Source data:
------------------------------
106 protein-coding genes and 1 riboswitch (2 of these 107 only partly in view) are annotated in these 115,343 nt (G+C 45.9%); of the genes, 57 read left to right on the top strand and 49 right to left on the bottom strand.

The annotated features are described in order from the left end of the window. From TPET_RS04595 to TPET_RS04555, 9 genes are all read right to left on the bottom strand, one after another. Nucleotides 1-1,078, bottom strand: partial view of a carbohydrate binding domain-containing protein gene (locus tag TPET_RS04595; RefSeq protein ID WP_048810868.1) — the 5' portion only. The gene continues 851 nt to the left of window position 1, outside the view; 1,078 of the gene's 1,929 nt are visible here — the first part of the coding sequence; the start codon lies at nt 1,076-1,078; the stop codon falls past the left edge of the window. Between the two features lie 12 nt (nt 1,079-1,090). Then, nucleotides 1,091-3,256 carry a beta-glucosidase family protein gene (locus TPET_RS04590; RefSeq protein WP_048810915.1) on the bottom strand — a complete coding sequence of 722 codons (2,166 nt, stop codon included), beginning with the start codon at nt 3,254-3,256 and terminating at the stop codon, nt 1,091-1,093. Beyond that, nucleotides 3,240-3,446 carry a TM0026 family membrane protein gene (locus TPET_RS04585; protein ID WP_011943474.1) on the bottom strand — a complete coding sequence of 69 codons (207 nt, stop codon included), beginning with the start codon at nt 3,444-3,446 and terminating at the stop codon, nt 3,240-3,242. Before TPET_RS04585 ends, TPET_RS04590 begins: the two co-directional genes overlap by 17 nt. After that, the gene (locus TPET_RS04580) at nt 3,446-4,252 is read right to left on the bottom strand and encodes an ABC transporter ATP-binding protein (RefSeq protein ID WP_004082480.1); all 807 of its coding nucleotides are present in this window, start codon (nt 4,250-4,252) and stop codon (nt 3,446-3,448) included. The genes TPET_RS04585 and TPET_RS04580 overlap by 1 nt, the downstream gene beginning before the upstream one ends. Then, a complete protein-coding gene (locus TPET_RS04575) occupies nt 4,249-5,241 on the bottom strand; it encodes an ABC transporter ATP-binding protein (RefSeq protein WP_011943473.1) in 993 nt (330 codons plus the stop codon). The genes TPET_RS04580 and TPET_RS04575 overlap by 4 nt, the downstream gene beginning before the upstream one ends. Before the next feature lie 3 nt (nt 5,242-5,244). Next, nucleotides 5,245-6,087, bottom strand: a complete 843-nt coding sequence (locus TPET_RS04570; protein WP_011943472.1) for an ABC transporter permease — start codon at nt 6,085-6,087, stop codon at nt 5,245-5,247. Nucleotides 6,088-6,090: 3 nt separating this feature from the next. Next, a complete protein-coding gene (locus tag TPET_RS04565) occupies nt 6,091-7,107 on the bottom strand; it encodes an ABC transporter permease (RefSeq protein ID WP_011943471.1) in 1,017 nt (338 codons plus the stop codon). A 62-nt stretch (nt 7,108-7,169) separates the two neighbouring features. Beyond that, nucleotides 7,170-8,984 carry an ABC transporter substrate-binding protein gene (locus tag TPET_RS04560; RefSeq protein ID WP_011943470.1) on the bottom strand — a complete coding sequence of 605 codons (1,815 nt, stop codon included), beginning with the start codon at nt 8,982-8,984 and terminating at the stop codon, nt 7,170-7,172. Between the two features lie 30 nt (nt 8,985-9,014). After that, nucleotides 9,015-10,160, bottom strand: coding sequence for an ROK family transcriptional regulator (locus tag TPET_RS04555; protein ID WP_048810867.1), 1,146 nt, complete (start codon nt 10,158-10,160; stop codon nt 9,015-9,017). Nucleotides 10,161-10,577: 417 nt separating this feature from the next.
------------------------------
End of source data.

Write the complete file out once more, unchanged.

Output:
106 protein-coding genes and 1 riboswitch (2 of these 107 only partly in view) are annotated in these 115,343 nt (G+C 45.9%); of the genes, 57 read left to right on the top strand and 49 right to left on the bottom strand.

The annotated features are described in order from the left end of the window. From TPET_RS04595 to TPET_RS04555, 9 genes are all read right to left on the bottom strand, one after another. Nucleotides 1-1,078, bottom strand: partial view of a carbohydrate binding domain-containing protein gene (locus tag TPET_RS04595; RefSeq protein ID WP_048810868.1) — the 5' portion only. The gene continues 851 nt to the left of window position 1, outside the view; 1,078 of the gene's 1,929 nt are visible here — the first part of the coding sequence; the start codon lies at nt 1,076-1,078; the stop codon falls past the left edge of the window. Between the two features lie 12 nt (nt 1,079-1,090). Then, nucleotides 1,091-3,256 carry a beta-glucosidase family protein gene (locus TPET_RS04590; RefSeq protein WP_048810915.1) on the bottom strand — a complete coding sequence of 722 codons (2,166 nt, stop codon included), beginning with the start codon at nt 3,254-3,256 and terminating at the stop codon, nt 1,091-1,093. Beyond that, nucleotides 3,240-3,446 carry a TM0026 family membrane protein gene (locus TPET_RS04585; protein ID WP_011943474.1) on the bottom strand — a complete coding sequence of 69 codons (207 nt, stop codon included), beginning with the start codon at nt 3,444-3,446 and terminating at the stop codon, nt 3,240-3,242. Before TPET_RS04585 ends, TPET_RS04590 begins: the two co-directional genes overlap by 17 nt. After that, the gene (locus TPET_RS04580) at nt 3,446-4,252 is read right to left on the bottom strand and encodes an ABC transporter ATP-binding protein (RefSeq protein ID WP_004082480.1); all 807 of its coding nucleotides are present in this window, start codon (nt 4,250-4,252) and stop codon (nt 3,446-3,448) included. The genes TPET_RS04585 and TPET_RS04580 overlap by 1 nt, the downstream gene beginning before the upstream one ends. Then, a complete protein-coding gene (locus TPET_RS04575) occupies nt 4,249-5,241 on the bottom strand; it encodes an ABC transporter ATP-binding protein (RefSeq protein WP_011943473.1) in 993 nt (330 codons plus the stop codon). The genes TPET_RS04580 and TPET_RS04575 overlap by 4 nt, the downstream gene beginning before the upstream one ends. Before the next feature lie 3 nt (nt 5,242-5,244). Next, nucleotides 5,245-6,087, bottom strand: a complete 843-nt coding sequence (locus TPET_RS04570; protein WP_011943472.1) for an ABC transporter permease — start codon at nt 6,085-6,087, stop codon at nt 5,245-5,247. Nucleotides 6,088-6,090: 3 nt separating this feature from the next. Next, a complete protein-coding gene (locus tag TPET_RS04565) occupies nt 6,091-7,107 on the bottom strand; it encodes an ABC transporter permease (RefSeq protein ID WP_011943471.1) in 1,017 nt (338 codons plus the stop codon). A 62-nt stretch (nt 7,108-7,169) separates the two neighbouring features. Beyond that, nucleotides 7,170-8,984 carry an ABC transporter substrate-binding protein gene (locus tag TPET_RS04560; RefSeq protein ID WP_011943470.1) on the bottom strand — a complete coding sequence of 605 codons (1,815 nt, stop codon included), beginning with the start codon at nt 8,982-8,984 and terminating at the stop codon, nt 7,170-7,172. Between the two features lie 30 nt (nt 8,985-9,014). After that, nucleotides 9,015-10,160, bottom strand: coding sequence for an ROK family transcriptional regulator (locus tag TPET_RS04555; protein ID WP_048810867.1), 1,146 nt, complete (start codon nt 10,158-10,160; stop codon nt 9,015-9,017). Nucleotides 10,161-10,577: 417 nt separating this feature from the next.